The Brahim Ghali case: between humanitarian reception and being brought to justice

Polisario Front leader accused of terrorist acts
Brahim Ghali, Secretary General of the Polisario Front

PHOTO/REUTERS  -   Brahim Ghali, Secretary General of the Polisario Front

In September 2020, I published an article in Atalayar and CPLATAM under the title 'Polisario Front terrorist chronology'. The idea of writing about the terrorist acts committed by the Polisario against Spanish citizens was motivated by the announcement of the 'European Conference of Support and Solidarity with the Sahrawi People' (EUCOCO) to be held in Las Palmas de Gran Canaria. An appointment for solidarity, not with the Saharawi people as falsely claimed, but with the Polisario Front; a political-military organisation responsible for acts of piracy against fishing boats and terrorist acts against innocent Spanish citizens, on the same level as ETA, Grapo and the Islamists responsible for the Atocha bombings. 

The fact that the Canary Islands, where most of the victims of Polisario terrorism come from and where the headquarters of the Canary Islands Association of Victims of Polisario Terrorism (ACAVITE) is located, is an insult, a provocation and contempt for the memory of the victims and their families.  

I was reminded of this article when I read that the mastermind of these acts in his capacity as "Minister of Defence" of the Polisario at the time, Brahim Ghali, is in hospital in Logroño, admitted for humanitarian reasons to receive health benefits.  

The first of these terrorist acts took place in January 1976 when two bombs planted by the Polisario next to the phosphate conveyor belt at Bucraa caused the death of Raimundo Peñalver when they exploded, and three other Spanish workers were seriously injured, among them Francisco Jiménez, father of Lucía Jiménez, president of the Canary Islands Association of Victims of Terrorism (ACAVITE). Francisco Jiménez was left blind and deaf and lived with these terrible consequences until his death in 2006. 

Brahim Ghali, now hospitalised in Spain and being cared for by Spaniards, should also remember those attacks he ordered, such as the one on 26 September 1980 against a fishing boat, taking its crew members hostage in his barracks in Tindouf (Algeria), and the one two days later, on 28 September, when his militias attacked the fishing boat Costa de Terranova, kidnapping 15 of the crew; he did the same with the fishing boat Sarita, kidnapping nine people. On the same dates, the Portuguese fishing boat Porto Ceu was attacked, with the result that one sailor was killed and another injured.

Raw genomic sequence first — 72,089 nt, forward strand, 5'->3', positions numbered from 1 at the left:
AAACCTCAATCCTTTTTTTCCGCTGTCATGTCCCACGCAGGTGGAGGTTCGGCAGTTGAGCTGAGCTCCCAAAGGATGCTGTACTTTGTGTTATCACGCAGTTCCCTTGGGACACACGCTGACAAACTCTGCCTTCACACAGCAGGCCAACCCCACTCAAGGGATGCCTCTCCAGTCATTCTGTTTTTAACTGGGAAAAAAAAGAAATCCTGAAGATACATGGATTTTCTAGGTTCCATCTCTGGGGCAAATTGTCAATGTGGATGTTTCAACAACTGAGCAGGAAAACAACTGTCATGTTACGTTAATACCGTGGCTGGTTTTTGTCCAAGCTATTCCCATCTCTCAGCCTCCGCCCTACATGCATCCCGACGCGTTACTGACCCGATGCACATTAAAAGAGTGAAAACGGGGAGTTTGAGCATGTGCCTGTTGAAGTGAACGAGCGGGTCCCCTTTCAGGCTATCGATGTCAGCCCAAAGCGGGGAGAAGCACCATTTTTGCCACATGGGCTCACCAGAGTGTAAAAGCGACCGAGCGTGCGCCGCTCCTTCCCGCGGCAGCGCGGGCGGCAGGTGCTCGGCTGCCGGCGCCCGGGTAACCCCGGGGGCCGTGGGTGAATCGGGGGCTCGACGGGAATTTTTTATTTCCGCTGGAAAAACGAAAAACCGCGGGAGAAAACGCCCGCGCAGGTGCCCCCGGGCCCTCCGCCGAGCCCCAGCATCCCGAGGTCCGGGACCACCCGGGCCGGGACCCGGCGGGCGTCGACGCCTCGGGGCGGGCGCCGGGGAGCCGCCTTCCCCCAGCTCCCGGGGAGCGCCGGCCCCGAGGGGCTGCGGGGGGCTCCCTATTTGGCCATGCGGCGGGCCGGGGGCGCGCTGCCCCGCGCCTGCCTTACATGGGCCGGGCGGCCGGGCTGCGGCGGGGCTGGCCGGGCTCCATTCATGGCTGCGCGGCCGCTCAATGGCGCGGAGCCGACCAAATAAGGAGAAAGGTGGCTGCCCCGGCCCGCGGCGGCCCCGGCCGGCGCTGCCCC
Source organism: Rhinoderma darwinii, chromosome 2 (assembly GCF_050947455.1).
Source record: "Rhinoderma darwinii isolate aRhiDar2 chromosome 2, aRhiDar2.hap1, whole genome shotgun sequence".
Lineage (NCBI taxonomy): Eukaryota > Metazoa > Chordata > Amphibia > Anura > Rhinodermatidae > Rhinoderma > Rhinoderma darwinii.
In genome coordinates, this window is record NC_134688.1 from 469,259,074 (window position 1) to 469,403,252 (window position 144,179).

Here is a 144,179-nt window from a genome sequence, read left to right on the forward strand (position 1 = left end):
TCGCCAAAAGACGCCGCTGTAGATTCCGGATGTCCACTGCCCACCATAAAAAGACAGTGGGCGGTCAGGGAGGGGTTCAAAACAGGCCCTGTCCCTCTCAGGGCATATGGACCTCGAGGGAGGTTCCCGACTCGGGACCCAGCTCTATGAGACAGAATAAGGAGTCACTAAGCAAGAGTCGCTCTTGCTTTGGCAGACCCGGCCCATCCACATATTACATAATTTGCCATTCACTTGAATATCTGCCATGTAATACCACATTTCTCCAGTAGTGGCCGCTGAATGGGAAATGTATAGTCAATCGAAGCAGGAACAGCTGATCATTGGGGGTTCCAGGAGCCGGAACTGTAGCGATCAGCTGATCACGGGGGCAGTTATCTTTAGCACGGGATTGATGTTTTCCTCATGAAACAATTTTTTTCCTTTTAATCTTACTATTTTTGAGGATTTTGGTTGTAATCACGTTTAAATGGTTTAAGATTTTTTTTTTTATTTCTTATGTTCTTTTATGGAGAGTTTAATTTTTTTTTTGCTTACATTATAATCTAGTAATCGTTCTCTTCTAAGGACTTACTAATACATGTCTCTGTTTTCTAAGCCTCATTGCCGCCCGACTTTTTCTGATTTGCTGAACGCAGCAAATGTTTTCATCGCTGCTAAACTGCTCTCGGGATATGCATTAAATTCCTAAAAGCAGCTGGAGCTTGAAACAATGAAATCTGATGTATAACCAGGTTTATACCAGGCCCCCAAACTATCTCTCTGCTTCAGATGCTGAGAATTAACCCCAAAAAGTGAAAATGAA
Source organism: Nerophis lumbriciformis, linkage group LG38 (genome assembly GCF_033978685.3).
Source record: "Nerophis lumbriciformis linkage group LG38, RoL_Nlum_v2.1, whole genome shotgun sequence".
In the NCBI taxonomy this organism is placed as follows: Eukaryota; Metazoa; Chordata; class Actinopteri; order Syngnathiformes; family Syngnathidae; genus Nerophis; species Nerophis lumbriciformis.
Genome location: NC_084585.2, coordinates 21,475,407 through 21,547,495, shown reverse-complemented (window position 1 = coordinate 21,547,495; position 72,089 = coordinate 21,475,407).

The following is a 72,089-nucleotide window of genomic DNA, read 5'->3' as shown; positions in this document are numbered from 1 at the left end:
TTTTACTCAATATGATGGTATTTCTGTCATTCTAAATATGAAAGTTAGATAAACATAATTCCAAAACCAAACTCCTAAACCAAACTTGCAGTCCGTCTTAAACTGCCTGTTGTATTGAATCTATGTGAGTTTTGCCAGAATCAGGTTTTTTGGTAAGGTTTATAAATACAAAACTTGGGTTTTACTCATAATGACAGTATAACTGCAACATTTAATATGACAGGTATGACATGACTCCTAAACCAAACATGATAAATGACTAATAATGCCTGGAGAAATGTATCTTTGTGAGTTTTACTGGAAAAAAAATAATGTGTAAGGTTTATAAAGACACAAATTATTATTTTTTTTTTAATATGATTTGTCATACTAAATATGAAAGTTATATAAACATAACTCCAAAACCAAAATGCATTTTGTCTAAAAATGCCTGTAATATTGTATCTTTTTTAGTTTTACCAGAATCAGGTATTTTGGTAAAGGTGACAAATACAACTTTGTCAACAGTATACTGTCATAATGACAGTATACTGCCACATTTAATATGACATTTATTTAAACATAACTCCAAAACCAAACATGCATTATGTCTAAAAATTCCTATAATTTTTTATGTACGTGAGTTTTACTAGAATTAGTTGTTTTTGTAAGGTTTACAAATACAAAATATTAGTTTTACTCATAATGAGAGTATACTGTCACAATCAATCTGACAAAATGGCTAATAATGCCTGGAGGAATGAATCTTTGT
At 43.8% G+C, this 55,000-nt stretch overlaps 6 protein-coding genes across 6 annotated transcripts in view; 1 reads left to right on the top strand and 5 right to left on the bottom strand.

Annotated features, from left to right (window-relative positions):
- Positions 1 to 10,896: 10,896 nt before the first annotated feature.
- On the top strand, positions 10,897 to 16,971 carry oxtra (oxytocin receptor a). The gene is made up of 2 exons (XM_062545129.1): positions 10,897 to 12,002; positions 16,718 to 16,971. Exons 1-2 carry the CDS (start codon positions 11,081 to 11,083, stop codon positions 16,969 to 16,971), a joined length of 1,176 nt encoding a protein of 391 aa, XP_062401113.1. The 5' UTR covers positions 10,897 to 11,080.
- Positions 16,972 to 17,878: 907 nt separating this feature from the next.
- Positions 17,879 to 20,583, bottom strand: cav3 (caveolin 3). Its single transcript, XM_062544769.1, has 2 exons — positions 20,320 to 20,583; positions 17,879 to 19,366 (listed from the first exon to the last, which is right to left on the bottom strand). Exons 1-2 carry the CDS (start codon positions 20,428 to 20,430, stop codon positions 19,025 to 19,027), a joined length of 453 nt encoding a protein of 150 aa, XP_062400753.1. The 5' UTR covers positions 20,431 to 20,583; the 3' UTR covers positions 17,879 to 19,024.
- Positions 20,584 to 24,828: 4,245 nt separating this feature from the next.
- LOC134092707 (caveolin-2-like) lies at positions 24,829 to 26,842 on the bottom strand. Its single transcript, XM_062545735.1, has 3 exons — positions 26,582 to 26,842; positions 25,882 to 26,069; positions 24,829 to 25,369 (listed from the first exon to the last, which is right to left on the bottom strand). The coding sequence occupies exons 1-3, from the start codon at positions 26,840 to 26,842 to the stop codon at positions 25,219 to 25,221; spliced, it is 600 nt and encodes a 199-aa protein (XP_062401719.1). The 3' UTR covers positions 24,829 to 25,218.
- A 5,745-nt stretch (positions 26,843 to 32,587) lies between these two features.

I don't know if Brahim Ghali remembers the number of terrorist acts, between 1976 and 1987, committed by Polisario gangs under his orders? The figure is about 34 fishing boats and more than a hundred victims, dead and wounded. In addition to some 300 people who were kidnapped and taken hostage in Tindouf (Algeria). 

Brahim Ghali, secretario general del Frente Polisario
PHOTO/AP - Brahim Ghali, Polisario Front Secretary General

These acts are condemned by international law and by the Penal Code of most countries. In Spain, they are classified as crimes under Article 573 of the Penal Code. Moreover, these are acts for which there is no statute of limitations. 

The current Polisario leader hospitalised in the San Pedro hospital in Logroño, receiving treatment for humanitarian reasons, should remember, and so should his people, the act of maritime piracy against the 'Junquito' in September 1985, with the result of one murder, together with six sailors kidnapped and taken to Tindouf (Algeria). At the same time, the Spanish Navy patrol boat 'Tagomago', which was in the area, was attacked, resulting in the death of a non-commissioned officer and the wounding of two sailors.